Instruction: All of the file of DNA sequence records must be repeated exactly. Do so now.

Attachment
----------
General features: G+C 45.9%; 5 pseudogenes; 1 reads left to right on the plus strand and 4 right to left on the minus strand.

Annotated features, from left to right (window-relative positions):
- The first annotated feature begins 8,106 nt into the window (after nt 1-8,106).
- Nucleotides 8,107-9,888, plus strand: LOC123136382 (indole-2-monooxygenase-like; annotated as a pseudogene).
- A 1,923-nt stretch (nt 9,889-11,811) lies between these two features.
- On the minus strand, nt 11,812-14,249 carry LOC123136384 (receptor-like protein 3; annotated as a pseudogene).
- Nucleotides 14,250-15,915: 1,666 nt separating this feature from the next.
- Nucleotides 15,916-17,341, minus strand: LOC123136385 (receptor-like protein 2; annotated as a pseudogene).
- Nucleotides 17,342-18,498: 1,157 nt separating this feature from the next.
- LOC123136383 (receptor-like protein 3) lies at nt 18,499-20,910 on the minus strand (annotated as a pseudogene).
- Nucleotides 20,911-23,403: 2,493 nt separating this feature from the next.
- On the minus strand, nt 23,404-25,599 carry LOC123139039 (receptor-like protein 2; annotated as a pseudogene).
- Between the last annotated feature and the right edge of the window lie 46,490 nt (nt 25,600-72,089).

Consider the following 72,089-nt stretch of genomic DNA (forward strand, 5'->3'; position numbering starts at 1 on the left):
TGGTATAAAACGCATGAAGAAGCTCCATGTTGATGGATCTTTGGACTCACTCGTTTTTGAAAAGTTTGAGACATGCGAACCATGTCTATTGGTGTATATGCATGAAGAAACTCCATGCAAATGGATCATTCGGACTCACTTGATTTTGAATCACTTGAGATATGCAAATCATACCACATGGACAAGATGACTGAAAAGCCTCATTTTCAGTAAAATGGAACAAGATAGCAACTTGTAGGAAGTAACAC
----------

General features: G+C 45.9%; 5 pseudogenes; 1 reads left to right on the plus strand and 4 right to left on the minus strand.

Annotated features, from left to right (window-relative positions):
- The first annotated feature begins 8,106 nt into the window (after nt 1-8,106).
- Nucleotides 8,107-9,888, plus strand: LOC123136382 (indole-2-monooxygenase-like; annotated as a pseudogene).
- A 1,923-nt stretch (nt 9,889-11,811) lies between these two features.
- On the minus strand, nt 11,812-14,249 carry LOC123136384 (receptor-like protein 3; annotated as a pseudogene).
- Nucleotides 14,250-15,915: 1,666 nt separating this feature from the next.
- Nucleotides 15,916-17,341, minus strand: LOC123136385 (receptor-like protein 2; annotated as a pseudogene).
- Nucleotides 17,342-18,498: 1,157 nt separating this feature from the next.
- LOC123136383 (receptor-like protein 3) lies at nt 18,499-20,910 on the minus strand (annotated as a pseudogene).
- Nucleotides 20,911-23,403: 2,493 nt separating this feature from the next.
- On the minus strand, nt 23,404-25,599 carry LOC123139039 (receptor-like protein 2; annotated as a pseudogene).
- Between the last annotated feature and the right edge of the window lie 46,490 nt (nt 25,600-72,089).

Consider the following 72,089-nt stretch of genomic DNA (forward strand, 5'->3'; position numbering starts at 1 on the left):
TGGTATAAAACGCATGAAGAAGCTCCATGTTGATGGATCTTTGGACTCACTCGTTTTTGAAAAGTTTGAGACATGCGAACCATGTCTATTGGTGTATATGCATGAAGAAACTCCATGCAAATGGATCATTCGGACTCACTTGATTTTGAATCACTTGAGATATGCAAATCATACCACATGGACAAGATGACTGAAAAGCCTCATTTTCAGTAAAATGGAACAAGATAGCAACTTGTAGGAAGTAACAC